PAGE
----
[37, 63, 64], patchlevel NSS operations would generate artifacts when treating all the pixels alike. As such, realworld image denoising remains a very challenging problem [63, 64, 65, 66].3 Proposed Blind Pixellevel Nonlocal Denois ing Method
In this section, we present the proposed pixellevel Nonlocal Haar transform (NLH) based method for blind image denoising. The overall method includes three parts: 1) searching nonlocal similar pixels (§3.1), 2) noise level estimation (§3.2), and 3) a twostage framework for image denoising (§3.3). The overall denoising framework is summarized in Fig. 2. In the first stage, we employ the lifting Haar transform [67, 68] and bihard thresholding for local signal intensity estimation, which is later combined with the global noise level estimation for image denoising using Wiener filtering [69] in the second stage. We then extend the proposed NLH method for realworld image denoising.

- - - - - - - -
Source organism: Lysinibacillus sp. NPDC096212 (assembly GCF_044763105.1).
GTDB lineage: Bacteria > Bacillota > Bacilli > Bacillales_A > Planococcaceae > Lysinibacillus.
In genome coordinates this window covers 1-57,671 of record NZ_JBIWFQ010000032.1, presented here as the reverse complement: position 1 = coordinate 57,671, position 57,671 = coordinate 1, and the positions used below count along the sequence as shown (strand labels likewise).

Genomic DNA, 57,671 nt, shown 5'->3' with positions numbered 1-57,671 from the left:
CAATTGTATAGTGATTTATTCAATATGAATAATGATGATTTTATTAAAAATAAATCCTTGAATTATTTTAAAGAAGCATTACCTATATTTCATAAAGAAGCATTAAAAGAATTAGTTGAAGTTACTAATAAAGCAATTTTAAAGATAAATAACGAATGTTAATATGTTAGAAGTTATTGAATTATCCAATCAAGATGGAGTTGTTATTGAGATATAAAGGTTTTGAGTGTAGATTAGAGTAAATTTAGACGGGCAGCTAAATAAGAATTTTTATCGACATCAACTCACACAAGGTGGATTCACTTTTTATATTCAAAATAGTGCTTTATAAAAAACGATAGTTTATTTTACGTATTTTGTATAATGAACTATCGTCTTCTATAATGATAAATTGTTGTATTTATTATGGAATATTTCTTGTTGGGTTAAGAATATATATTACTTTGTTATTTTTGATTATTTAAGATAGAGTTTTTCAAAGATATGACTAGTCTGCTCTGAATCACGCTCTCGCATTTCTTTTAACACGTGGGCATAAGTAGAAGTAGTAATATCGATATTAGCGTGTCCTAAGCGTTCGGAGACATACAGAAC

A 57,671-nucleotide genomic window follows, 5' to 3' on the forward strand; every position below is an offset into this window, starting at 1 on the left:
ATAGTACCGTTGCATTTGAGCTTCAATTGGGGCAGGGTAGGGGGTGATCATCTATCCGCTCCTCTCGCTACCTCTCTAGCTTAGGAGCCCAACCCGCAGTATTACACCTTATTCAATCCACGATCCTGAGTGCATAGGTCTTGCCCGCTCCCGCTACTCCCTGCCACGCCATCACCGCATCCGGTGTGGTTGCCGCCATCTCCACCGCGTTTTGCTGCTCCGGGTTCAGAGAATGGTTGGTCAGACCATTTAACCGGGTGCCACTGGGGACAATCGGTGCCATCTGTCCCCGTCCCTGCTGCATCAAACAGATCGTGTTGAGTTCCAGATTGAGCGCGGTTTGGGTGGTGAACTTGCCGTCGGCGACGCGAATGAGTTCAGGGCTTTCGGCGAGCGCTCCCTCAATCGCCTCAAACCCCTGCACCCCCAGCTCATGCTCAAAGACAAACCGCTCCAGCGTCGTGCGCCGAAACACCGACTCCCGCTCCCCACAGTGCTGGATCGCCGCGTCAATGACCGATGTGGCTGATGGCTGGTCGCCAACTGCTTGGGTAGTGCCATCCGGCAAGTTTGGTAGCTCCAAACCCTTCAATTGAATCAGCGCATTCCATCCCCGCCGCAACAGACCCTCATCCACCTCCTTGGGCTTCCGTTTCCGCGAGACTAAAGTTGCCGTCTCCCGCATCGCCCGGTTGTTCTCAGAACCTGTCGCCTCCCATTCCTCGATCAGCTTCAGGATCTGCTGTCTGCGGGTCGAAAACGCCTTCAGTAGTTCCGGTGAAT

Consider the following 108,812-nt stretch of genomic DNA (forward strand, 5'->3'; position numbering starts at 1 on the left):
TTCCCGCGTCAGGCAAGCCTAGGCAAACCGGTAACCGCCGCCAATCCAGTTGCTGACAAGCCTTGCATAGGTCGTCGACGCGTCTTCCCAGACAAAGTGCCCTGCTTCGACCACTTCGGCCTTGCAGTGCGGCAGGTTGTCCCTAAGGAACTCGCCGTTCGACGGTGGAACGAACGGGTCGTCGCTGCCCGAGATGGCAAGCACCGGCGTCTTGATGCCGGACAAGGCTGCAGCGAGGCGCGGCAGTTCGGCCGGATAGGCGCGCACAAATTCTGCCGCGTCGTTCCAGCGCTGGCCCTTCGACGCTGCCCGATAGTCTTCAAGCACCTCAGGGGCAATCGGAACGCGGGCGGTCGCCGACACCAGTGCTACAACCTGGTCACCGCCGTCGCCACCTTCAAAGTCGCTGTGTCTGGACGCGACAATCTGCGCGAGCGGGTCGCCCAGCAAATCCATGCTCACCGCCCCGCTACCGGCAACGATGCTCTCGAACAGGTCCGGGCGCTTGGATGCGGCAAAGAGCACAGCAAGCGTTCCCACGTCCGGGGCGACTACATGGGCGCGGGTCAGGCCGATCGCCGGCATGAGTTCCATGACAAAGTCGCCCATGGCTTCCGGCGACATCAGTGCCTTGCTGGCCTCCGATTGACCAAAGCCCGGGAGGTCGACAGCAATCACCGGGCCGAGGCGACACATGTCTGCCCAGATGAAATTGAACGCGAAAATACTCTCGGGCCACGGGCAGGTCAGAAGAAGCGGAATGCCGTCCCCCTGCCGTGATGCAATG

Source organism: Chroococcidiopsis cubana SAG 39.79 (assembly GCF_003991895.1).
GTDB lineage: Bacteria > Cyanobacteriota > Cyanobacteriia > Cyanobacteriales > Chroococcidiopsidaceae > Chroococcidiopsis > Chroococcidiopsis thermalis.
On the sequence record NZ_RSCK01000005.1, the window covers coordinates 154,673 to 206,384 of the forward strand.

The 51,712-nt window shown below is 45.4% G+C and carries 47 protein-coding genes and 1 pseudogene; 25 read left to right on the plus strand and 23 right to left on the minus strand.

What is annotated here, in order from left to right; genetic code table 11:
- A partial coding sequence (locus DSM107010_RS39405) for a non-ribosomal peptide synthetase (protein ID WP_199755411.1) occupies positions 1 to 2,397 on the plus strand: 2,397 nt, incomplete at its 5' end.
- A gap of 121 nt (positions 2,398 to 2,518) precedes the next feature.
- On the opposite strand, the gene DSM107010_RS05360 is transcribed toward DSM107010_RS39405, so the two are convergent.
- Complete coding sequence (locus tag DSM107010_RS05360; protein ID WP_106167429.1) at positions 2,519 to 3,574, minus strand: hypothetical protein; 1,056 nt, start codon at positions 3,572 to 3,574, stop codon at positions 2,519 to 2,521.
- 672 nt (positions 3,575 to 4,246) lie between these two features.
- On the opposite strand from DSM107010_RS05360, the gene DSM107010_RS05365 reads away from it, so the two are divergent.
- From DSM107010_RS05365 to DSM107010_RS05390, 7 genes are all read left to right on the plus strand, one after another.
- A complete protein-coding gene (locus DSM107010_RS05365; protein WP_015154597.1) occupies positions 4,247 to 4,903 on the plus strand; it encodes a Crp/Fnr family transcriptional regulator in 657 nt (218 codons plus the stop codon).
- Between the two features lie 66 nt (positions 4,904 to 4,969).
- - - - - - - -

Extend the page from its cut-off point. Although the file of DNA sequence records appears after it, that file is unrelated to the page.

3.1 Searching Nonlocal Similar Pixels
Given a grayscale noisy image , we extract its local patches (assume there are totally patches). We stretch each local patch of size
to a vector, denoted by